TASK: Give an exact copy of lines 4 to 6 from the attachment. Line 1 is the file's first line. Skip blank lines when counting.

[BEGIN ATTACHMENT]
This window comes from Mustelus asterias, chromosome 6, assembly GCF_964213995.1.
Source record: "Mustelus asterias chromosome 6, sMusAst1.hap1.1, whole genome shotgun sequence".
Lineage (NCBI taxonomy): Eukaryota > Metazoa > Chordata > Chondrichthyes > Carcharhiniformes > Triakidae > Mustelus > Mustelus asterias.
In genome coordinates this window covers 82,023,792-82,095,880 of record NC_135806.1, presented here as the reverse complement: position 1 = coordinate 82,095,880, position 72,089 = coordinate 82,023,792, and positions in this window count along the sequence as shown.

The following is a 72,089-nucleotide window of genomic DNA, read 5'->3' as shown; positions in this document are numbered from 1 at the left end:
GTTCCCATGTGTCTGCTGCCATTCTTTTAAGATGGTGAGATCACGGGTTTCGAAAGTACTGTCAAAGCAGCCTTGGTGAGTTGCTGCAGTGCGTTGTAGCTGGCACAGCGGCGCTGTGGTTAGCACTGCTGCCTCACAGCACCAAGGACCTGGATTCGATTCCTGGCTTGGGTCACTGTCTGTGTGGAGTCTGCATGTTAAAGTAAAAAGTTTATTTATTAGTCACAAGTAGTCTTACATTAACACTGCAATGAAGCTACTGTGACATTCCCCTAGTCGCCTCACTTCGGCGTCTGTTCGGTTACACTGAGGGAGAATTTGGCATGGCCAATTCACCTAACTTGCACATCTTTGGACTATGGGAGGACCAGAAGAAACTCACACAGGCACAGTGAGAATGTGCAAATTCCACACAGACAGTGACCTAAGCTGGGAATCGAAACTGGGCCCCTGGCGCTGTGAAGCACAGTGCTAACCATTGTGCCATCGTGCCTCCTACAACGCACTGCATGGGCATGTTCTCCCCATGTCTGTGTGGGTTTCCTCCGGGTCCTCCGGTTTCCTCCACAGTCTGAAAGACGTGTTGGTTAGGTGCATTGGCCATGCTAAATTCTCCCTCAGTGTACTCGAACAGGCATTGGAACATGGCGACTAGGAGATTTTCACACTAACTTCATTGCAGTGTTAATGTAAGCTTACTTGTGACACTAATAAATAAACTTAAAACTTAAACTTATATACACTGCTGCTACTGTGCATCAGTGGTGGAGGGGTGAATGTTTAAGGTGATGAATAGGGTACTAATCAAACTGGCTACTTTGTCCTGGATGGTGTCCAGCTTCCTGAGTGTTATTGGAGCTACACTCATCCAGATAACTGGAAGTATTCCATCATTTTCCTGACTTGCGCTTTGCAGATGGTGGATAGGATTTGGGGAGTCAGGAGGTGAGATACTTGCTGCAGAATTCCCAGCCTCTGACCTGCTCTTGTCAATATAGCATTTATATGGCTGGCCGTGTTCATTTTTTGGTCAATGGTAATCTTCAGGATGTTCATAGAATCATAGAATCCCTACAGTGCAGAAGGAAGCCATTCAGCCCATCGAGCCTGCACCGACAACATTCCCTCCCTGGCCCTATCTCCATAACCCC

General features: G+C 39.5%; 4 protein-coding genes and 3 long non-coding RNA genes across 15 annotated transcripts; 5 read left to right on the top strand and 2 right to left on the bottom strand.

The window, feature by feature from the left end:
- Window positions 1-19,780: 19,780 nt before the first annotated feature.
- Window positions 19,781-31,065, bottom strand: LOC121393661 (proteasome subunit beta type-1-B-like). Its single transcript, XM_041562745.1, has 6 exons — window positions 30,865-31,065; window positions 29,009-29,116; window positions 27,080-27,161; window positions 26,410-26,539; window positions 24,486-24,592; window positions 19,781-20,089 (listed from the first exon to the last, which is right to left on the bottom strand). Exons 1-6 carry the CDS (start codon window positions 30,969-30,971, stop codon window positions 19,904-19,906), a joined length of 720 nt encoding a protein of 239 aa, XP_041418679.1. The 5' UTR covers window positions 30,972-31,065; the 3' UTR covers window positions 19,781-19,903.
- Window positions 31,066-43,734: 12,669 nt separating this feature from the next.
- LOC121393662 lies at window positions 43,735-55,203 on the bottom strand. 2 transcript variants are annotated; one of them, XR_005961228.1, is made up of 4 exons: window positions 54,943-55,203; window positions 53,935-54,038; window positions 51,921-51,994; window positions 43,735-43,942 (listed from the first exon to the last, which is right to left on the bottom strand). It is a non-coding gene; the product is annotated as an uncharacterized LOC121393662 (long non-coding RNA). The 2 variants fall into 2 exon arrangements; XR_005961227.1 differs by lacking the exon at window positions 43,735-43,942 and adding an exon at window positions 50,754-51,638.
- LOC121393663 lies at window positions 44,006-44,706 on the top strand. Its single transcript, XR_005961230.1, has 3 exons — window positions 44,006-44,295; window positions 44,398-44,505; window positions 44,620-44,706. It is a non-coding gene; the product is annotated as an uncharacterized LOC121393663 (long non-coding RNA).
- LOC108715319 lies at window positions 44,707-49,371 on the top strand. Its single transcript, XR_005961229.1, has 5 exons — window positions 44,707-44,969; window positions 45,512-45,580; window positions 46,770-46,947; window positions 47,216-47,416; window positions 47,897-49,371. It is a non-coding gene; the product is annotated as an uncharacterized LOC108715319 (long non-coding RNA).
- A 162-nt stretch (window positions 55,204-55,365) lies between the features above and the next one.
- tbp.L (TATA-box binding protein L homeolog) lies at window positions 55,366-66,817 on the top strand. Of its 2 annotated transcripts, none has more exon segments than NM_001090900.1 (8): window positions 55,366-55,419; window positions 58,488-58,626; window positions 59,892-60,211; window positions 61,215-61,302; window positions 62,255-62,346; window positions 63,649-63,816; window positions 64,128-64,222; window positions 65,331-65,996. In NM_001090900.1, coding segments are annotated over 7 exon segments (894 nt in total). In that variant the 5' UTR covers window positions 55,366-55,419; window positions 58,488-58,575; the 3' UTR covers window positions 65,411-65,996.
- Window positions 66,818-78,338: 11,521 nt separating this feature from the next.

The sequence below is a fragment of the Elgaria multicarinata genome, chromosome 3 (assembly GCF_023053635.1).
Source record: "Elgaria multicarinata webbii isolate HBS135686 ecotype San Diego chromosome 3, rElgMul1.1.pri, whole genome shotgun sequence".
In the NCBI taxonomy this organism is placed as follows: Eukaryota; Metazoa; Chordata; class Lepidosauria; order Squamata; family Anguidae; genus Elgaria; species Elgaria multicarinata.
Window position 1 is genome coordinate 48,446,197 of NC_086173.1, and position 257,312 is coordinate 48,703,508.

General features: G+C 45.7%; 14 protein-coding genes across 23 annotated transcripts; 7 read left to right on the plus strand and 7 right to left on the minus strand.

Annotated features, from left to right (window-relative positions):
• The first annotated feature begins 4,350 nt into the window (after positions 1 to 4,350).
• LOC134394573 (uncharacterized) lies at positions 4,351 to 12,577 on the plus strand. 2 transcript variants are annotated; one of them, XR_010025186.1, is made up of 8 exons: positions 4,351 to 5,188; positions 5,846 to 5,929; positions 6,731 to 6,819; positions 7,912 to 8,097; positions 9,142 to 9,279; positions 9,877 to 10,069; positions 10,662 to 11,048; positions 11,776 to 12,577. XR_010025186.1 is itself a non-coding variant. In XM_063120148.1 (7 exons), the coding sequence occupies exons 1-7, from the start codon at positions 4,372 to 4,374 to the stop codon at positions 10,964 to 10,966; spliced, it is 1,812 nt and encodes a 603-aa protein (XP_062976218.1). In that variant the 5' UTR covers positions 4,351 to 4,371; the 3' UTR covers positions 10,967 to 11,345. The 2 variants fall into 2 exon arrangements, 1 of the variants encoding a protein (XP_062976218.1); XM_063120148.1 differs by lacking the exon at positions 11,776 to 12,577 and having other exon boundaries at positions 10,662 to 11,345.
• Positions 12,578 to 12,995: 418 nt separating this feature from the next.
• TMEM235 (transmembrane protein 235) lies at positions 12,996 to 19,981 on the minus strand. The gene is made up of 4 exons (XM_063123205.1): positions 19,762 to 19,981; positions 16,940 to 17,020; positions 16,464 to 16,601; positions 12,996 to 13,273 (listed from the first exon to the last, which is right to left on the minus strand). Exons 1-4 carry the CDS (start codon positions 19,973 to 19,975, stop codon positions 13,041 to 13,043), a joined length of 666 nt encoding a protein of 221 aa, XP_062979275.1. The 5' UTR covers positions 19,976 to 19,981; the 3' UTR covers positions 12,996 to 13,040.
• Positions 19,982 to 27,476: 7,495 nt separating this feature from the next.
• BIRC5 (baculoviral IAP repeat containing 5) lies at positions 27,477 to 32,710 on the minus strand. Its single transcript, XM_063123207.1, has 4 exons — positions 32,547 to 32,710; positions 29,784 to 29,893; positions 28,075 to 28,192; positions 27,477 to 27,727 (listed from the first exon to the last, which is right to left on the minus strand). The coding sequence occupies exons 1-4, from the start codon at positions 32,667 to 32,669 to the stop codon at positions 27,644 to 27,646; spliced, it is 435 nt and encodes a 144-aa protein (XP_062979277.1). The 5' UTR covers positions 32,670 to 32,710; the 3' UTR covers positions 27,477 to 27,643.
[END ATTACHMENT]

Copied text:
In genome coordinates this window covers 82,023,792-82,095,880 of record NC_135806.1, presented here as the reverse complement: position 1 = coordinate 82,095,880, position 72,089 = coordinate 82,023,792, and positions in this window count along the sequence as shown.

The following is a 72,089-nucleotide window of genomic DNA, read 5'->3' as shown; positions in this document are numbered from 1 at the left end:
GTTCCCATGTGTCTGCTGCCATTCTTTTAAGATGGTGAGATCACGGGTTTCGAAAGTACTGTCAAAGCAGCCTTGGTGAGTTGCTGCAGTGCGTTGTAGCTGGCACAGCGGCGCTGTGGTTAGCACTGCTGCCTCACAGCACCAAGGACCTGGATTCGATTCCTGGCTTGGGTCACTGTCTGTGTGGAGTCTGCATGTTAAAGTAAAAAGTTTATTTATTAGTCACAAGTAGTCTTACATTAACACTGCAATGAAGCTACTGTGACATTCCCCTAGTCGCCTCACTTCGGCGTCTGTTCGGTTACACTGAGGGAGAATTTGGCATGGCCAATTCACCTAACTTGCACATCTTTGGACTATGGGAGGACCAGAAGAAACTCACACAGGCACAGTGAGAATGTGCAAATTCCACACAGACAGTGACCTAAGCTGGGAATCGAAACTGGGCCCCTGGCGCTGTGAAGCACAGTGCTAACCATTGTGCCATCGTGCCTCCTACAACGCACTGCATGGGCATGTTCTCCCCATGTCTGTGTGGGTTTCCTCCGGGTCCTCCGGTTTCCTCCACAGTCTGAAAGACGTGTTGGTTAGGTGCATTGGCCATGCTAAATTCTCCCTCAGTGTACTCGAACAGGCATTGGAACATGGCGACTAGGAGATTTTCACACTAACTTCATTGCAGTGTTAATGTAAGCTTACTTGTGACACTAATAAATAAACTTAAAACTTAAACTTATATACACTGCTGCTACTGTGCATCAGTGGTGGAGGGGTGAATGTTTAAGGTGATGAATAGGGTACTAATCAAACTGGCTACTTTGTCCTGGATGGTGTCCAGCTTCCTGAGTGTTATTGGAGCTACACTCATCCAGATAACTGGAAGTATTCCATCATTTTCCTGACTTGCGCTTTGCAGATGGTGGATAGGATTTGGGGAGTCAGGAGGTGAGATACTTGCTGCAGAATTCCCAGCCTCTGACCTGCTCTTGTCAATATAGCATTTATATGGCTGGCCGTGTTCATTTTTTGGTCAATGGTAATCTTCAGGATGTTCATAGAATCATAGAATCCCTACAGTGCAGAAGGAAGCCATTCAGCCCATCGAGCCTGCACCGACAACATTCCCTCCCTGGCCCTATCTCCATAACCCC